"We’re constantly looking for the most innovative solutions to address our customer’s lifestyle needs," Steve Trier, Best Buy senior director of customer research and development, said in a statement. “Customers expect quality, selection and service from Best Buy, and with health and fitness, we’re matching the right combination of gear with experienced BlueShirts and Geek Squad to help them manage and stay motivated by their fitness routines.”

Training and lifestyle

Brands SNEWS spoke to mentioned how well-trained the staff and the Best Buy “geeks” are. Plus, as compared to other mass and sporting goods locations with fitness gear, somebody with the training will be on hand during all hours.

“Best Buy’s training system is the best of any company I’ve worked with,” Goldberg said. “They truly will have people who understand the category, in the department, every hour the store is open.”

With Best Buy’s consumer electronics and its service squad of “geeks,” the store can also integrate the fitness product with its offerings in TVs and other applicable electronics. The environment, therefore, becomes one encompassing the entire fitness lifestyle as well as the entire setup of a space at a home. Staff, known as “BlueShirts” because of the blue shirts they wear on the floor, will be available for guidance showing customers how to use the equipment, how it interacts with other electronics, and how it can help a user get fit and monitor progress.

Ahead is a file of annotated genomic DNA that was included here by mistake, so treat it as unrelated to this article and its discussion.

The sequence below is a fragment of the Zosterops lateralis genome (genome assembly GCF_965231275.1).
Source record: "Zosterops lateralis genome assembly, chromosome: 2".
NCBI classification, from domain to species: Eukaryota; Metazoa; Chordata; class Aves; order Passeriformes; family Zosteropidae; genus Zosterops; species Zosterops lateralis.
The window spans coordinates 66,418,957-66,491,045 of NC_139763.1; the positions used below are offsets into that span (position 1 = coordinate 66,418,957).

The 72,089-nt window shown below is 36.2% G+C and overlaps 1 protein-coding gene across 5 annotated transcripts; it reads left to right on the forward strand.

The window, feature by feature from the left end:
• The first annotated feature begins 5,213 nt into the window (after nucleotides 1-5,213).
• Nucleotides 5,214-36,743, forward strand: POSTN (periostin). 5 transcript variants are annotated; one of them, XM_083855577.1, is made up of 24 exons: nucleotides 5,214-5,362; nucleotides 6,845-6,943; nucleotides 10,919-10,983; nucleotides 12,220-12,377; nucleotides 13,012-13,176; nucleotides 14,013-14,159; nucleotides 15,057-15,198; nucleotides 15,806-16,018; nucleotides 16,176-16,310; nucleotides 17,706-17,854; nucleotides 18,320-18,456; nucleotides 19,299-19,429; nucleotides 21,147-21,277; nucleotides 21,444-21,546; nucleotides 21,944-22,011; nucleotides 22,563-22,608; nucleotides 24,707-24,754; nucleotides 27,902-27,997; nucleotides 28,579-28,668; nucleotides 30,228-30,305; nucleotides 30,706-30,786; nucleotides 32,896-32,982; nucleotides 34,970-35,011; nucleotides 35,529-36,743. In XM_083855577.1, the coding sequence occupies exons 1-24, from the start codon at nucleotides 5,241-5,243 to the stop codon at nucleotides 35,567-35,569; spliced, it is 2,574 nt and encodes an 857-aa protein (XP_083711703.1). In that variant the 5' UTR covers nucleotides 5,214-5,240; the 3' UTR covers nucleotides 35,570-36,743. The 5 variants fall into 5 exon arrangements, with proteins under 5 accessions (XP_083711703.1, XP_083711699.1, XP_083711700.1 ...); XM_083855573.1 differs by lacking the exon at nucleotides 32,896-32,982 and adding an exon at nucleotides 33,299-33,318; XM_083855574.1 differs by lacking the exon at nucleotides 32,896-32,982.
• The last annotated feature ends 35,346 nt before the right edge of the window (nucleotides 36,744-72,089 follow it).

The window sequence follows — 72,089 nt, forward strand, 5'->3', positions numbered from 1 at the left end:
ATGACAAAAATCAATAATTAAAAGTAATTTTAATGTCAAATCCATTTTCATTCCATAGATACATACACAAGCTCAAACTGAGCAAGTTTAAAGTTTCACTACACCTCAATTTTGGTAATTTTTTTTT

In September 2009, Best Buy reported net earnings of $158 million, or $0.37 per diluted share, for its fiscal second quarter ended on Aug. 29, 2009. Net earnings declined by 22 percent compared with $202 million, or $0.48 per diluted share, for the prior-year period. The company’s domestic segment’s fiscal second-quarter revenue totaled $8.3 billion, an increase of nearly 2 percent versus the prior-year period. Revenue growth from the net addition of 104 stores in the past 12 months was partially offset by a comparable store sales decline of 3.1 percent. Traffic in the fiscal second-quarter increased slightly over the prior-year period but was offset by a slight reduction in the average ticket.

--Therese Iknoian

SNEWS® View: The rollout at Best Buy is something SNEWS began tracking more than two years ago, but the public company was hush-hush about it all. On its face, it may seem a daunting competitor to specialty and independents but frankly also to other sporting goods or mass stores. The largest threat may actually be to Sears. But we think this is an opportunity for all. Best Buy will expose a demographic of consumers to fitness that may not already be exposed to it, and although the company is known to do well in its staff training and service, there is still a level of equipment that will not be represented at the Best Buy stores. If consumers decide they want another step up, perhaps some personal training, or additional accessories and equipment not at Best Buy, other retail businesses will be able to step in—if they are positioned to do that. We think the prime retail space now will be that small spot in the same center as a Best Buy store.

--SNEWS® View